The Church re-Finding Our Place (Pt. I)

Christian culture has become as consumeristic as the mall. I’ve been thinking lately about the cross-section we are currently living in between faith and culture. This is bad news in some ways and great news in others.

Let's start with the bad. We have so commodified our worship gatherings into a means of consumption that our language of “connect with the Pastor” and “love the worship music” is all we have to describe our experience on a Sunday morning. Now, it isn’t bad to attend somewhere that you connect with a speaker or are able to engage with a band. However, when a gathering on Sunday morning becomes the pinnacle of our Christian experience then we have a problem. Jesus didn’t die so that you could attend a music and teaching event on Sunday mornings, and if you like it - leave a tip.

Jesus died so that we would be poured out as food for the world. Because of Jesus’ death we are invited to live in a way that is responsive and invitational. This lifestyle that we are invited to is a 24/7 way of being.

If that’s why Jesus died then why have we made our faith so much about  an experience on Sunday mornings? It’s the equivalent of being a football player and only caring about the huddle, hearing them call the play, but closing your eyes every time the ball is snapped.

The issue I keep coming back to is that our problem isn’t a new problem at all. The Israelites were like that too.

The Israelites were God’s people in the Old Testament. They were the descendants of Abram, whom God made a covenant with and said that God would be faithful to Abram’s descendants. The Israelites knew who they were. It wasn’t a secret to any of them that they were God’s people. However, there was this seismic disconnect between what they knew and how they lived. The Old Testament is as long as it is because it’s (part of) a narrative of God reconciling humanity. If the Israelites understood their role as God’s people, to live in communion with God, then the entire Bible would be 150 pages long.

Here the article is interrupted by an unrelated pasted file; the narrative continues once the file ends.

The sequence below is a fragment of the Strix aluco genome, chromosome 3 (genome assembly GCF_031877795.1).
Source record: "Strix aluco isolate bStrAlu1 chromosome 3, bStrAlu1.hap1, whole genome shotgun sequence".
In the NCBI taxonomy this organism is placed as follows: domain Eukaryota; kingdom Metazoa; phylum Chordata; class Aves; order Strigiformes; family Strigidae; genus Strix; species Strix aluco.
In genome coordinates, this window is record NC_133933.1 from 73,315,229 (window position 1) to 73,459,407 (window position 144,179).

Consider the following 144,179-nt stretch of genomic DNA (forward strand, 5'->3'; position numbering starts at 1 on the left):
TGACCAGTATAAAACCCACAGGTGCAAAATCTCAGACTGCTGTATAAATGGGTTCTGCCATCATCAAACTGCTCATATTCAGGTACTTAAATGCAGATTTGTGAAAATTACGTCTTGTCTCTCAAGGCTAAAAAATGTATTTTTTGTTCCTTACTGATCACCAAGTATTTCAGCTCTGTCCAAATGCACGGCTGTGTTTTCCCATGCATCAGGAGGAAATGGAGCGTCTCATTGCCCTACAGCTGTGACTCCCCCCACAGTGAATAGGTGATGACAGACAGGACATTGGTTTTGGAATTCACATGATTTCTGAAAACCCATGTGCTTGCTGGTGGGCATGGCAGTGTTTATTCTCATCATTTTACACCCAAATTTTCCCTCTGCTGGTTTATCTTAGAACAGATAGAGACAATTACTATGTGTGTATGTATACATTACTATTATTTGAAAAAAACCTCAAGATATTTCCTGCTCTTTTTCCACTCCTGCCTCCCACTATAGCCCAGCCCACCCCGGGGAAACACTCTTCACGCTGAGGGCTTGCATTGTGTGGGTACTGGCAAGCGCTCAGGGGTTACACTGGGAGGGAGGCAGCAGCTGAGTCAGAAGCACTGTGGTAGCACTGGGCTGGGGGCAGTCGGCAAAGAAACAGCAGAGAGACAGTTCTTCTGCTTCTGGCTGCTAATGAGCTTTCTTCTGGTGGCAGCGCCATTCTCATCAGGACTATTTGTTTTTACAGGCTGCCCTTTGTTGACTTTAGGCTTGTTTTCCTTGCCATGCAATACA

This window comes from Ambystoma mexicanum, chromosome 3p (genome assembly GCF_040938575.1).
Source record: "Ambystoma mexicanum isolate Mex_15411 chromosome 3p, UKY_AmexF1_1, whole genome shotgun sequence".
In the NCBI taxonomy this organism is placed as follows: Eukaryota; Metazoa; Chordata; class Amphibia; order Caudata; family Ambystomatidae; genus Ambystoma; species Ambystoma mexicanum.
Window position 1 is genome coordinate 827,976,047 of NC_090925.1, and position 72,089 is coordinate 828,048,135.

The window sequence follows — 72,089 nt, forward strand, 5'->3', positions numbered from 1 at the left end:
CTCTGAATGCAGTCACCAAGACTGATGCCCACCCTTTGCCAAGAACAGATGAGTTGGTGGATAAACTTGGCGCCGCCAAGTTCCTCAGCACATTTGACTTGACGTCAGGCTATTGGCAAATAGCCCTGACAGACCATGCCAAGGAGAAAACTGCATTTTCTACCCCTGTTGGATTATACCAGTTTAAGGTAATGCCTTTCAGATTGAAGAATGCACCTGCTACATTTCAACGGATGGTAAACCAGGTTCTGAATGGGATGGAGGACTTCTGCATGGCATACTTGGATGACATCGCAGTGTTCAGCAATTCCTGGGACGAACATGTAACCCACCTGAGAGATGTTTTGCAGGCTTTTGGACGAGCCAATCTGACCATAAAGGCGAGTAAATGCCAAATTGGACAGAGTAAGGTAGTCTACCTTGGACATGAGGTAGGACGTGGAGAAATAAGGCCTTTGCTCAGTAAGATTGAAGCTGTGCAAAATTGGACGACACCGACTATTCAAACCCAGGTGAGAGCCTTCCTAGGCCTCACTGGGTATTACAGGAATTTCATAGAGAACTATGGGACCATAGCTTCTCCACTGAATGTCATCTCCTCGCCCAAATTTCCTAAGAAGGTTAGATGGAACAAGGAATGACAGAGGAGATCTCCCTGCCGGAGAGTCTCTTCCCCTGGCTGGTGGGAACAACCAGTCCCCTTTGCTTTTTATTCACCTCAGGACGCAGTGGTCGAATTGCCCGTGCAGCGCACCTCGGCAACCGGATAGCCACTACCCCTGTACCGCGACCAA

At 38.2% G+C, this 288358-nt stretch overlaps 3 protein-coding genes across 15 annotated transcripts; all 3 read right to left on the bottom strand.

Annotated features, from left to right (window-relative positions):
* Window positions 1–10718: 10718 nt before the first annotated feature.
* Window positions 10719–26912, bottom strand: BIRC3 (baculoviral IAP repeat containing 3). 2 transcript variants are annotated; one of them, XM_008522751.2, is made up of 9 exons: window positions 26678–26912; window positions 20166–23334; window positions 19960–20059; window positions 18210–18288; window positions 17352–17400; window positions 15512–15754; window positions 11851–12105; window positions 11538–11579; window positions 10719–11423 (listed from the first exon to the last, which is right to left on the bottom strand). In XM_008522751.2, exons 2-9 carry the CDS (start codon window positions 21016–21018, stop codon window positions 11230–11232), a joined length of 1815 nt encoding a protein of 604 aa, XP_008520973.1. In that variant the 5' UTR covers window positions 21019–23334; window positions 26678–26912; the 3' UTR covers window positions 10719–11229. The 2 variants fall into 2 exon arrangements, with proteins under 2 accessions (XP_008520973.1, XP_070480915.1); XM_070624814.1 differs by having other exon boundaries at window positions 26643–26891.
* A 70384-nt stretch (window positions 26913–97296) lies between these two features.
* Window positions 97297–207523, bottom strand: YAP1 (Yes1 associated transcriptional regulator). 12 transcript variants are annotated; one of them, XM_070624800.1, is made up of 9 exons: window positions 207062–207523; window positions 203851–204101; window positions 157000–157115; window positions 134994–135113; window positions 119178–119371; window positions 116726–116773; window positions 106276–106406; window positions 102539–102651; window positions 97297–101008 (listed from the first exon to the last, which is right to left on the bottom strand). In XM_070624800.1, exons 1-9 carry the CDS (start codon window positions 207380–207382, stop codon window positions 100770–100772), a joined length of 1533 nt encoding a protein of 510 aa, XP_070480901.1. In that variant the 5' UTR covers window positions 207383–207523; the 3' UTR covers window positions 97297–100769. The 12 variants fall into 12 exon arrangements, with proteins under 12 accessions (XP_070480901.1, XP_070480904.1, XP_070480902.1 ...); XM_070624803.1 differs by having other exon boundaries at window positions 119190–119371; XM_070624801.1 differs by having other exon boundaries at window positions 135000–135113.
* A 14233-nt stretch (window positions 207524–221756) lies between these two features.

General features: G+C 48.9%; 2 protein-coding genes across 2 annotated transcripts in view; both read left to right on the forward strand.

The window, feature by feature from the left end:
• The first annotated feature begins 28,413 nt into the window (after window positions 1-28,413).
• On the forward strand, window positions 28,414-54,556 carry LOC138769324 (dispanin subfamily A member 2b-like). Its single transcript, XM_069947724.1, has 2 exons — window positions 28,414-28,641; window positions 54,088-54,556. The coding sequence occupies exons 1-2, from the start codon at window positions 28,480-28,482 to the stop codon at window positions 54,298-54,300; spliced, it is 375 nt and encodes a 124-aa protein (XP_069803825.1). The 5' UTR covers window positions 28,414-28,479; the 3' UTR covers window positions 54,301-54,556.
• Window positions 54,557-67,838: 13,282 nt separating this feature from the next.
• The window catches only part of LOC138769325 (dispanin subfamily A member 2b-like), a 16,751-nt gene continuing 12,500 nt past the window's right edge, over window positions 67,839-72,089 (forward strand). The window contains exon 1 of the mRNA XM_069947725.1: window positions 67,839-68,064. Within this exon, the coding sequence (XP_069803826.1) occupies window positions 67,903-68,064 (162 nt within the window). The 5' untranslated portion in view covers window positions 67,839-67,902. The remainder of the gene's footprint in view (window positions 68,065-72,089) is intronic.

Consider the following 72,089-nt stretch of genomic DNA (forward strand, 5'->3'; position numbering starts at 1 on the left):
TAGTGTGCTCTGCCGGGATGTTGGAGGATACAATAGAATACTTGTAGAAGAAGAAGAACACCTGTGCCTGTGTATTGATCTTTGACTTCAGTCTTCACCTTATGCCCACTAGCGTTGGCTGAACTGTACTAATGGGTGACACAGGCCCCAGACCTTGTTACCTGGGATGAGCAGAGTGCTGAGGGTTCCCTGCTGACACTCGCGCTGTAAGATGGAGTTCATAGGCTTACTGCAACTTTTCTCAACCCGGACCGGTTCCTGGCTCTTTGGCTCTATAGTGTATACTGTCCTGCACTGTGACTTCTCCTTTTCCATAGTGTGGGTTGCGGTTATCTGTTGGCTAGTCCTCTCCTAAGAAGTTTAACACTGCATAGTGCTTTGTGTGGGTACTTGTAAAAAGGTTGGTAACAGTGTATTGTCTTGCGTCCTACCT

We have this highly-saturated culture that outsources everything to the point that we’ve forgotten what it takes to commit to discipleship. This saturation has watered down our faith to a consumer faith that says: do good, be a nice person, and you’ll get poofed to heaven when you die. This has made our spiritual journey one based on choosing programs morethan being refined in the likeness of God. 

If all that matters in this life is doing good and being nice to score a golden ticket to the streets of gold then why would we value church? Why is Christian community important? What’s the point of our work and our rest?

I believe that the core of what I’m circling around is that we have adopted a cultural theology of evacuation that says let’s get out of here and go somewhere else. 

If this theology of evacuation were true, doesn’t it make more sense to just make enough to live  how we want, then get off work, go to church a lot, and give a little of our extra money to “spiritual” work so we can get people into heaven when they die?

(to be continued…)

In the next two blog posts I’m going to argue for what our role could be as followers of Christ. Stay tuned and thanks for reading, share it with your friends!

Jeremy SchultheissComment